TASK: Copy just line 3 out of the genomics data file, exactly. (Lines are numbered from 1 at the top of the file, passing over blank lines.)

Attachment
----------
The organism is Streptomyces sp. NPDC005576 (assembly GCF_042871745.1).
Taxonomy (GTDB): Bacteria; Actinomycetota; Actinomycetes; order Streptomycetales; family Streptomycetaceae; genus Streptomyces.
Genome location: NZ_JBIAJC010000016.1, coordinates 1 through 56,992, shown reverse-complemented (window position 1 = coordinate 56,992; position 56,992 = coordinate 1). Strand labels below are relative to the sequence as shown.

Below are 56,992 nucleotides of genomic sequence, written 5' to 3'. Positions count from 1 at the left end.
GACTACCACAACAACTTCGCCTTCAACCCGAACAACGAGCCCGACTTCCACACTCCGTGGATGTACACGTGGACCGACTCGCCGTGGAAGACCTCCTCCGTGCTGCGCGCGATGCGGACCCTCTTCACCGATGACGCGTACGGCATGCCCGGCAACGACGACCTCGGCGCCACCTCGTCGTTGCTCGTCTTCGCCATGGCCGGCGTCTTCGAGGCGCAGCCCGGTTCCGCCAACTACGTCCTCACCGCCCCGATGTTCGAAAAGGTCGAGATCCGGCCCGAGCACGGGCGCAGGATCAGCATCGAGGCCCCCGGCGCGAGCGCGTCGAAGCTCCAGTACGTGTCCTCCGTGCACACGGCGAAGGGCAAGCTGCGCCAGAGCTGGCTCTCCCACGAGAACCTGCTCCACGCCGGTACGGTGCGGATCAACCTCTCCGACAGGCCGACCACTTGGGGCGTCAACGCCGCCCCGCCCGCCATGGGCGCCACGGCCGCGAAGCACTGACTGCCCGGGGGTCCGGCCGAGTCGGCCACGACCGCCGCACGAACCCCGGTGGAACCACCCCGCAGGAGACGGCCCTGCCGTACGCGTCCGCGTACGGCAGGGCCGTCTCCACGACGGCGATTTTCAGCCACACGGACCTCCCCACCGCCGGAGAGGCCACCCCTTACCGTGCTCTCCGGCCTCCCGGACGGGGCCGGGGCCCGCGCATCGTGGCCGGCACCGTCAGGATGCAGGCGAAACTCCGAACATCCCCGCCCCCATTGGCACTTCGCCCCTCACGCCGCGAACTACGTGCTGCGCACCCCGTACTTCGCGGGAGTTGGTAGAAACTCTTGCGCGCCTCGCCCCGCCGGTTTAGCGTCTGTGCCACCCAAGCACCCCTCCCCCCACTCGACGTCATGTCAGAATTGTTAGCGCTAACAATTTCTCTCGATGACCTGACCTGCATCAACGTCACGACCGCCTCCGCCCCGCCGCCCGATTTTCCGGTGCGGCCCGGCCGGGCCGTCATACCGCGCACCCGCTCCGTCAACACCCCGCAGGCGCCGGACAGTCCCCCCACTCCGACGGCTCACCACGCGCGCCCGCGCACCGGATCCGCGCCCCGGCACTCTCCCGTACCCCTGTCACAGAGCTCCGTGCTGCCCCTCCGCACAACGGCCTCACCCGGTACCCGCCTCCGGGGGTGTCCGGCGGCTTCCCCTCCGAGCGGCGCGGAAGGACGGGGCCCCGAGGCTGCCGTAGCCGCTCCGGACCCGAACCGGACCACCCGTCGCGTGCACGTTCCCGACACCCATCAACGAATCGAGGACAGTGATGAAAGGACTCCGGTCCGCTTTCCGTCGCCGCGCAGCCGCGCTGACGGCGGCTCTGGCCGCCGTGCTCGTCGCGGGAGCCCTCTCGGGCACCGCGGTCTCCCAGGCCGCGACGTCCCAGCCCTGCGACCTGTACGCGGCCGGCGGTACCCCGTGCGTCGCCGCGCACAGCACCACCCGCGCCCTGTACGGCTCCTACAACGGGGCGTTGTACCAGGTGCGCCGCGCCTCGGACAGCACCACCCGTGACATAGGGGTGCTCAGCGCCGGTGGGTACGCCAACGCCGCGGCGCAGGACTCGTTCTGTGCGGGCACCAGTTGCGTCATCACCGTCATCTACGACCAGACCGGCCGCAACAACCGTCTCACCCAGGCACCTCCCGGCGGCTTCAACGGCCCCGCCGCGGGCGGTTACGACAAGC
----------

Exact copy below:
Genome location: NZ_JBIAJC010000016.1, coordinates 1 through 56,992, shown reverse-complemented (window position 1 = coordinate 56,992; position 56,992 = coordinate 1). Strand labels below are relative to the sequence as shown.